The recent handing over of Ranjan Daimary to India by the authorities in Bangladesh is one more signal to insurgents in the North-East that they can no longer look to that country to provide them sanctuary. The Bodo militant, who leads a faction of the National Democratic Front of Bodoland, is alleged to have masterminded the October 30, 2008 serial bomb attacks in Assam that killed more than 80 people. Just five months ago, in December 2009, Bangladesh similarly delivered the leader of the outlawed United Liberation Front of Asom, Arabinda Rajkhowa, along with one of his deputies, Raju Barua, to the Indian authorities, and a month earlier, two other top-rung leaders of ULFA were handed over. That leaves only ULFA's military chief Paresh Barua on the loose, while Anup Chetia, another top leader of the group, is in jail in Bangladesh. The issue of the North-East insurgent groups setting up cross-border bases was a major factor behind the difficult relationship India has had with its eastern neighbour through most of this decade. The turnaround can be credited directly to the willingness of the Sheikh Hasina government, elected in December 2008, to accommodate New Delhi's concerns on this matter and to formalise security cooperation. Prime Minister Hasina's visit to New Delhi earlier this year saw the two countries sign agreements on mutual legal assistance in criminal matters, mutual transfer of convicted prisoners, and cooperation in the fight against international terrorism, organised crime, and illegal drug trafficking. New Delhi and Dhaka are now also discussing an extradition treaty.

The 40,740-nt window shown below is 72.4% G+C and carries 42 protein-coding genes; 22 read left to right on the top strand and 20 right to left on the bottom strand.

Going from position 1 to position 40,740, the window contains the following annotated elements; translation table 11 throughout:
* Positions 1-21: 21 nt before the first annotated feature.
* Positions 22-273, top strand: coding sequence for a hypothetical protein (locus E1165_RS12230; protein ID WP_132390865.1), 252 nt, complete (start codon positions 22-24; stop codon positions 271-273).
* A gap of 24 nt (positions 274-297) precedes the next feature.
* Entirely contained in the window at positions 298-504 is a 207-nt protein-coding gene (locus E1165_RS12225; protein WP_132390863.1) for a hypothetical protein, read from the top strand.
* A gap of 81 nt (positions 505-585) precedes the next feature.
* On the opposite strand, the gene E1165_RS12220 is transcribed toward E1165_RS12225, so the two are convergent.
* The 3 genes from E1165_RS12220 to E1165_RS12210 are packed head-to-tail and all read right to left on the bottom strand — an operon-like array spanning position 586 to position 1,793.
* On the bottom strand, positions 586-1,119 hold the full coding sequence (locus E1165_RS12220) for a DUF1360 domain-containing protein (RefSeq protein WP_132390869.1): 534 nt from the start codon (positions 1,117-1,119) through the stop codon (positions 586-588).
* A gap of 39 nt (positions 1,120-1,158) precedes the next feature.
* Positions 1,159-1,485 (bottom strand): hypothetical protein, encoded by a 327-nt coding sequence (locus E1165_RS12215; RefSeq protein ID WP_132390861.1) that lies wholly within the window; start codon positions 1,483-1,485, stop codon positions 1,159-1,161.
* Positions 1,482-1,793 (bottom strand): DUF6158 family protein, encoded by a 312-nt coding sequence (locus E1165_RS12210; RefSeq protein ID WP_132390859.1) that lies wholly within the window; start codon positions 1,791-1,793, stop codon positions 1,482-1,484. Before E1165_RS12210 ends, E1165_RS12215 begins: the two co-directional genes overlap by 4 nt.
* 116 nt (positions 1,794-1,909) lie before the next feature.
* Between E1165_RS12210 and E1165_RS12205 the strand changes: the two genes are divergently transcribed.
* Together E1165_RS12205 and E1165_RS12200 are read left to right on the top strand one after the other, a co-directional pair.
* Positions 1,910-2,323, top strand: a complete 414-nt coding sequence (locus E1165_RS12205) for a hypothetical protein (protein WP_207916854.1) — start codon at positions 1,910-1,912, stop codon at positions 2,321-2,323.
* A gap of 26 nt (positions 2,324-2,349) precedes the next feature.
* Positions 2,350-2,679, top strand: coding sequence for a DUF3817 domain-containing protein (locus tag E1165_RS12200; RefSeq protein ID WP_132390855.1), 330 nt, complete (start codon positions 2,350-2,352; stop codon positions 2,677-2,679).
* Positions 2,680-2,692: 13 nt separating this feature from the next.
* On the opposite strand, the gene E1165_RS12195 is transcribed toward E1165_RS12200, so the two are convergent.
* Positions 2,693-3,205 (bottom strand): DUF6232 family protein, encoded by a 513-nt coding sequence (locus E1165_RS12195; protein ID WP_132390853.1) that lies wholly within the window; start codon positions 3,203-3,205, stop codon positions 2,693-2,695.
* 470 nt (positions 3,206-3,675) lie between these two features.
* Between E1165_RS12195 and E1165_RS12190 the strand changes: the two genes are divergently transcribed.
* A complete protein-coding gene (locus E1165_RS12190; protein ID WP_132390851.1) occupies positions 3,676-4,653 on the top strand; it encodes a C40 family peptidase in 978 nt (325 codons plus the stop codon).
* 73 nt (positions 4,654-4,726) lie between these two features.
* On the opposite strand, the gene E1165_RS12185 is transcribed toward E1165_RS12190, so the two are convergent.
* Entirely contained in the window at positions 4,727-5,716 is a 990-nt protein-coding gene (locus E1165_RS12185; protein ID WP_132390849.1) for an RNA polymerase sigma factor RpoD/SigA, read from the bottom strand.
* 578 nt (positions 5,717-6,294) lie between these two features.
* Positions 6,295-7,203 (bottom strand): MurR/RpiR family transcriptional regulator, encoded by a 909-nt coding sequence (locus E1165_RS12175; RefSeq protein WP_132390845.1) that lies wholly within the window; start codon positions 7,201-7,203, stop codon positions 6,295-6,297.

The government should lose no time in putting to use the advantage it has secured with the arrests of these five high-profile North-East militants representing two of the most dogged and violent insurgencies in the region. It has provided an unprecedented opportunity to find lasting peace in Assam. With Mr. Daimary's arrest, the main obstacle to the dialogue that New Delhi has already initiated with a pro-talks faction of the NDFB is out of the way. The process should be able to go ahead without fear of disruption. With ULFA too, the government has a clear upper hand. That Mr. Paresh Baruah still remains outside presents a complication but the government can make him irrelevant by setting in motion a carefully thought out peace process with those of the group's leaders who genuinely want to talk and are clear that the issue of sovereignty is not up for negotiation.